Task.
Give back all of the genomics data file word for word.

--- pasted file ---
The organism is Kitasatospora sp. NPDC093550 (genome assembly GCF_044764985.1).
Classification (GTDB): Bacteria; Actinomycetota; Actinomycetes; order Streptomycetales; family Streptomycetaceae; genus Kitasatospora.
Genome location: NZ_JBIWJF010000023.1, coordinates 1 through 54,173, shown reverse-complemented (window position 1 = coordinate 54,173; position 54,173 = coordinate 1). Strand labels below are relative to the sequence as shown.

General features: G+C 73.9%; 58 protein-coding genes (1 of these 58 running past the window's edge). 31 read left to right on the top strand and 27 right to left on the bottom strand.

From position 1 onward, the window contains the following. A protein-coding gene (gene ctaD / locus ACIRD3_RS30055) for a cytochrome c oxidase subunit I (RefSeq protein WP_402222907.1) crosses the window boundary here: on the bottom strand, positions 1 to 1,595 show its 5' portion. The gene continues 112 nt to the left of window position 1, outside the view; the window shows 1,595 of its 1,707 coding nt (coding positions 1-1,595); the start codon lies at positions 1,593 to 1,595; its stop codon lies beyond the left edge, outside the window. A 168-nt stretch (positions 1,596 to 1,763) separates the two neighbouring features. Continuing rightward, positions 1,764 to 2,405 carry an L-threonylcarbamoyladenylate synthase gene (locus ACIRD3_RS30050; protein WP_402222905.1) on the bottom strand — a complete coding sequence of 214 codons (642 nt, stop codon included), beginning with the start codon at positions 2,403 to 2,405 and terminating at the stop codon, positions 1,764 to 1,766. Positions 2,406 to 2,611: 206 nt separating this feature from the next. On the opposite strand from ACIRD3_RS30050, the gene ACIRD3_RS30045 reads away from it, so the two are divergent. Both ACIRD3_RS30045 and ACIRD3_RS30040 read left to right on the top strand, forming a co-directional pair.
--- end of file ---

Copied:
The organism is Kitasatospora sp. NPDC093550 (genome assembly GCF_044764985.1).
Classification (GTDB): Bacteria; Actinomycetota; Actinomycetes; order Streptomycetales; family Streptomycetaceae; genus Kitasatospora.
Genome location: NZ_JBIWJF010000023.1, coordinates 1 through 54,173, shown reverse-complemented (window position 1 = coordinate 54,173; position 54,173 = coordinate 1). Strand labels below are relative to the sequence as shown.

General features: G+C 73.9%; 58 protein-coding genes (1 of these 58 running past the window's edge). 31 read left to right on the top strand and 27 right to left on the bottom strand.

From position 1 onward, the window contains the following. A protein-coding gene (gene ctaD / locus ACIRD3_RS30055) for a cytochrome c oxidase subunit I (RefSeq protein WP_402222907.1) crosses the window boundary here: on the bottom strand, positions 1 to 1,595 show its 5' portion. The gene continues 112 nt to the left of window position 1, outside the view; the window shows 1,595 of its 1,707 coding nt (coding positions 1-1,595); the start codon lies at positions 1,593 to 1,595; its stop codon lies beyond the left edge, outside the window. A 168-nt stretch (positions 1,596 to 1,763) separates the two neighbouring features. Continuing rightward, positions 1,764 to 2,405 carry an L-threonylcarbamoyladenylate synthase gene (locus ACIRD3_RS30050; protein WP_402222905.1) on the bottom strand — a complete coding sequence of 214 codons (642 nt, stop codon included), beginning with the start codon at positions 2,403 to 2,405 and terminating at the stop codon, positions 1,764 to 1,766. Positions 2,406 to 2,611: 206 nt separating this feature from the next. On the opposite strand from ACIRD3_RS30050, the gene ACIRD3_RS30045 reads away from it, so the two are divergent. Both ACIRD3_RS30045 and ACIRD3_RS30040 read left to right on the top strand, forming a co-directional pair.